More on gene editing rules, CRISPR in humans and dogs, bioethics & breakthroughs

THE HUMAN GENE EDITING SUMMIT, CONT’D Citizens seeking to understand what was decided at last week’s Human Gene Editing Summit might be understandably confused by the contradictions in these headlines: Scientific community approves human gene

Storify of Discussions About Shameless Behavior by #AAAS Relating to #Ebola Papers

Are you a Twitter Science Superstar?

by Brainleaf Communications

In the beginning, there was Neil Hall’s tone deaf “Kardashian Index”. Then there was Science Magazine’s list of 50 Twitter science superstars. Combined they painted a pretty clear picture that being active on social media was only considered a desirable characteristic in a thin slice of the population – you know, white dudes.

Hall did so by mocking young scientists who are active and effective on social media. Science Magazine did so by featuring very few women or people of color in their list.

PZ Myers, who did make Science Magazine’s list, takes them, particularly the editors, to task:

Isn’t it weird how invisible people suddenly become apparent if you just look for them?

In doing so, PZ reminded me of a Blues Brothers themed piece I wrote a few years ago for Nature’s Soapbox Science about finding audiences where they are on social media. Rather than fighting over the niche audience of science fans, we need to be convincing people to be science fans – much like Jake and Elwood convinced people to like the Blues.

The methodology used by Science Magazine involved looking at the accounts being followed by obvious science superstars, like Neil deGrasse Tyson. A problem with this method is that Tyson, for example, followed less than 50 accounts at the time, and those accounts were not particularly diverse.What the methodology of the list demonstrated above all else is that our most famous science advocates need to follow a more diverse set of people.

Not only are such lists biased against women and minorities, they are biased against anyone who is not inheriting a following from other media, such as television, books, or magazines.

The phenomena are related.

Having been excluded from traditional methods of building an audience, women and minorities have taken to newer media and social media. While their audiences may not be as large, those audiences are hard earned. They are based on the quality of content produced. They are engaged – and they are fiercely loyal, as Science Magazine has discovered.

In the spirit of lemonade, one upshot of this mess is that it has brought attention to several excellent lists of female and minority advocates for science*:

Laura Keeney – “Women Tweet Science Too”

Paige Brown Jurreau – “Awesome Women Scientist Tweeters”

Erika Check Hayden – “Women Scientists” on Twitter

Victoria Herridge – “Women in Science” on Twitter

PZ Myers – “Women and Science on YouTube”

Katie Mack – “Women in Astro/Phys/etc”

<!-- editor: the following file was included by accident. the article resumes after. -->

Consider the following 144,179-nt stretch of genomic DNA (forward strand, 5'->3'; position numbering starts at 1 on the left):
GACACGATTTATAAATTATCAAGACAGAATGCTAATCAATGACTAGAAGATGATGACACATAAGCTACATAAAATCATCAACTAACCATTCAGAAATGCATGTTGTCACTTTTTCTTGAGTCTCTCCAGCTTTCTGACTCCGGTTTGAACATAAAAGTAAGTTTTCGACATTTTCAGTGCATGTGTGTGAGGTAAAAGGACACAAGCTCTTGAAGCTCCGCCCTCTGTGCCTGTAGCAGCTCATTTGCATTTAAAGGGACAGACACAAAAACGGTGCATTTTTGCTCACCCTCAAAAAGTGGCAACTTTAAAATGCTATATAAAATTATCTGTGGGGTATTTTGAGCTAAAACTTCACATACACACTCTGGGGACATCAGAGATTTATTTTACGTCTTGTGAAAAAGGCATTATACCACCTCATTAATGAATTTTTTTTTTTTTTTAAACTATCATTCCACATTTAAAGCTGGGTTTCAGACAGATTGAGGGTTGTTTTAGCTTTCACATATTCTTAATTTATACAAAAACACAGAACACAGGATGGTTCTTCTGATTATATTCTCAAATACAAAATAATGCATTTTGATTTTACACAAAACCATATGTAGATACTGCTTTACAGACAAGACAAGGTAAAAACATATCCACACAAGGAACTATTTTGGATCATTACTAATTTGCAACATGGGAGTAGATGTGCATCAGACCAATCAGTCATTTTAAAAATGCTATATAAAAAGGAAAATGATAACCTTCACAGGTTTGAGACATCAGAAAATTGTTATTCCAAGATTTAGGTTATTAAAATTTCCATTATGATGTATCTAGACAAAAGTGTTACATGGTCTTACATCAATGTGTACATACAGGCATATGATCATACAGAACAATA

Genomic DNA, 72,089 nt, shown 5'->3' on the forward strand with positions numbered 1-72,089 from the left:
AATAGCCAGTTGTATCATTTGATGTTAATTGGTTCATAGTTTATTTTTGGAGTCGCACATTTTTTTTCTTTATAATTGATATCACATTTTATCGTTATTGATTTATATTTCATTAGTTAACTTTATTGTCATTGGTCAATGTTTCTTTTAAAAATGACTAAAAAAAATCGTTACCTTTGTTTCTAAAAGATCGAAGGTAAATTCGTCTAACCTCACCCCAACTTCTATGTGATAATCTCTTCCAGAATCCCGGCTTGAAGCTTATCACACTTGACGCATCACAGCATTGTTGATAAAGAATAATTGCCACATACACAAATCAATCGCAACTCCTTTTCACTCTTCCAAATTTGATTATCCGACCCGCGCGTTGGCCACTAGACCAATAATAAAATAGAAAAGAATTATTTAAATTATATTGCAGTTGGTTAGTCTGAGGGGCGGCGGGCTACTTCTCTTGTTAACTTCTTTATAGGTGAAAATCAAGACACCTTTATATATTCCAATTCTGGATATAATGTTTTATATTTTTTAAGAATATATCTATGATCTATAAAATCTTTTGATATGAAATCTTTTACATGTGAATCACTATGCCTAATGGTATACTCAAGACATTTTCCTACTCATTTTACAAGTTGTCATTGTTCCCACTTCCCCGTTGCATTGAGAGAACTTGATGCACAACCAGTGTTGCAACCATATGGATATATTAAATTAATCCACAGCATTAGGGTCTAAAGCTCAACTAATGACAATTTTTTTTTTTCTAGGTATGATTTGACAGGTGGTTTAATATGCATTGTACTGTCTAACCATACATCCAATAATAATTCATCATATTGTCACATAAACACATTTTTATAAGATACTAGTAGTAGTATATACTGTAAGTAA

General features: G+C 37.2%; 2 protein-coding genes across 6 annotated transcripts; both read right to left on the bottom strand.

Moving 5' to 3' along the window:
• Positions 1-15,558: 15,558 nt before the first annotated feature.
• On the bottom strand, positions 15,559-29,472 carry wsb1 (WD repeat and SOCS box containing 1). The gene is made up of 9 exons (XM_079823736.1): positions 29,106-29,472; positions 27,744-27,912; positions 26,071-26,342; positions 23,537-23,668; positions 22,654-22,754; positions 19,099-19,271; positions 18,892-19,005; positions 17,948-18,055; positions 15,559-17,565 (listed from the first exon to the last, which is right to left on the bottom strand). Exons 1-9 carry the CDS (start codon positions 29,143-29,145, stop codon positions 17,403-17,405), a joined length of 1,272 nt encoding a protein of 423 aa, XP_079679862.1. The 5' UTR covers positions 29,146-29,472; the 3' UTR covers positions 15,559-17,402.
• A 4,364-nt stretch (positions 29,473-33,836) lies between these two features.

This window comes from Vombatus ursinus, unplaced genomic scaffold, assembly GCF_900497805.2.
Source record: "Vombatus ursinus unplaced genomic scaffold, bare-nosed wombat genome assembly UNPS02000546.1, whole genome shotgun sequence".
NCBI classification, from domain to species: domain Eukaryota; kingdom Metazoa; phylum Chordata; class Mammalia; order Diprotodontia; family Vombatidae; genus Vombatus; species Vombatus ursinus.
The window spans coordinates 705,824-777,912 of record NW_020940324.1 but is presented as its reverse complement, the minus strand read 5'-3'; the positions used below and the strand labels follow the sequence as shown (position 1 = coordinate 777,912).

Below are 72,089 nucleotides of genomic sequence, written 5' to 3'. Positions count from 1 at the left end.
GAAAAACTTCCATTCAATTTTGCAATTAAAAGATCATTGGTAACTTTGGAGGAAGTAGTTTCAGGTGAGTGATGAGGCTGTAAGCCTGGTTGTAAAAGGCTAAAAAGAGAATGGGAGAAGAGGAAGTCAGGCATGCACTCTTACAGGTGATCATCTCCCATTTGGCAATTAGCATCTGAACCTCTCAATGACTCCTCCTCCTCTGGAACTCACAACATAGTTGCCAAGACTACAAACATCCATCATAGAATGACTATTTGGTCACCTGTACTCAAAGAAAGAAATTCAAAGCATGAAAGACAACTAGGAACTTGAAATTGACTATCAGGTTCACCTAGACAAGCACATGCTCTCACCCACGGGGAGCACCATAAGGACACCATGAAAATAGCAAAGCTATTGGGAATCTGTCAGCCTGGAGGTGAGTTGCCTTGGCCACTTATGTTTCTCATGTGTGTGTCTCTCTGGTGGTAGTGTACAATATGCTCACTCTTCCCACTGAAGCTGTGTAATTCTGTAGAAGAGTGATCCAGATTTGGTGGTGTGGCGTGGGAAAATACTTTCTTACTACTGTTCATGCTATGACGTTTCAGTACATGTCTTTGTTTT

Stephani Page – “BLACKandSTEM”

Joanne Manaster – “10 Women Scientists You Should Follow on Twitter”

*This list cannot possible be exhaustive. Feel free to add ones I’ve missed in the comments.

Filed under: Follies of the Human Condition Tagged: blues brothers, Erika Check Hayden, Feminism, Joanne Manaster, Kathryn Clancy, Katie Mack, Laura Keeney, nature, Neil deGrasse Tyson, Paige Brown Jurreau, PZ Myers, race, science magazine, soapbox science, social media, Stephani Page, Twitter, Victoria Herridge, women, women in science

The Representative Disapproves

Representative Jackie Speier (CA, 14th District) has taken Science Magazine to task (PDF of full letter here) for their controversial cover and controversial response to criticism of that cover.

The July ll issue of Science Magazine featured a lurid cover photograph of transgender women in tight dresses and high heels with their heads cropped out of the frame.

She rightfully questions not only the choice, which dehumanizes transgender individuals and works against making science a welcoming environment for diverse individuals, but the perspectives of the senior editorial staff of Science Magazine, who failed to exercise reasonable judgment on this cover choice.

I appreciate the apology from Science ’s editor-in-chíef, but question how such a sexist, racist, and transphobic cover was selected in the first place.

The fact that the poobahs at Science Magazine seemed surprised by the response implies quite a few unpleasant things about the decision-making process. She also extends responsibility to Science Magazine‘s parent organization, the American Association for the Advancement of Science.

Importantly, Representative Speier has not simply registered a complaint. She has demanded a substantive response, which I suspect Science Magazine will be more likely to act on than any letters I send.

As one of the nation’s preeminent science organizations, I expect you will take action to eradicate harassment and inequality in the scientific community. Please reply with the specific steps you will take to become part of the solution, instead of a contributor to the problem.

It also has footnotes.

Filed under: Follies of the Human Condition Tagged: house of representatives, Jackie Speier, Linkonomicon, science, science magazine, transgender

Please make it stop – overselling the microbiome award for rugby, exercise, microbiome stories

Well, I think today's lesson is, many people, including many scientists and science reporters, just do not get that there is a difference between correlation and causation.  I know - this is like beating a dead horse since many write about this issue.  But it just needs to be called out every time until it stops.  And today's fun comes from stories and the original research articles about how exercise supposedly alters the gut microbiome.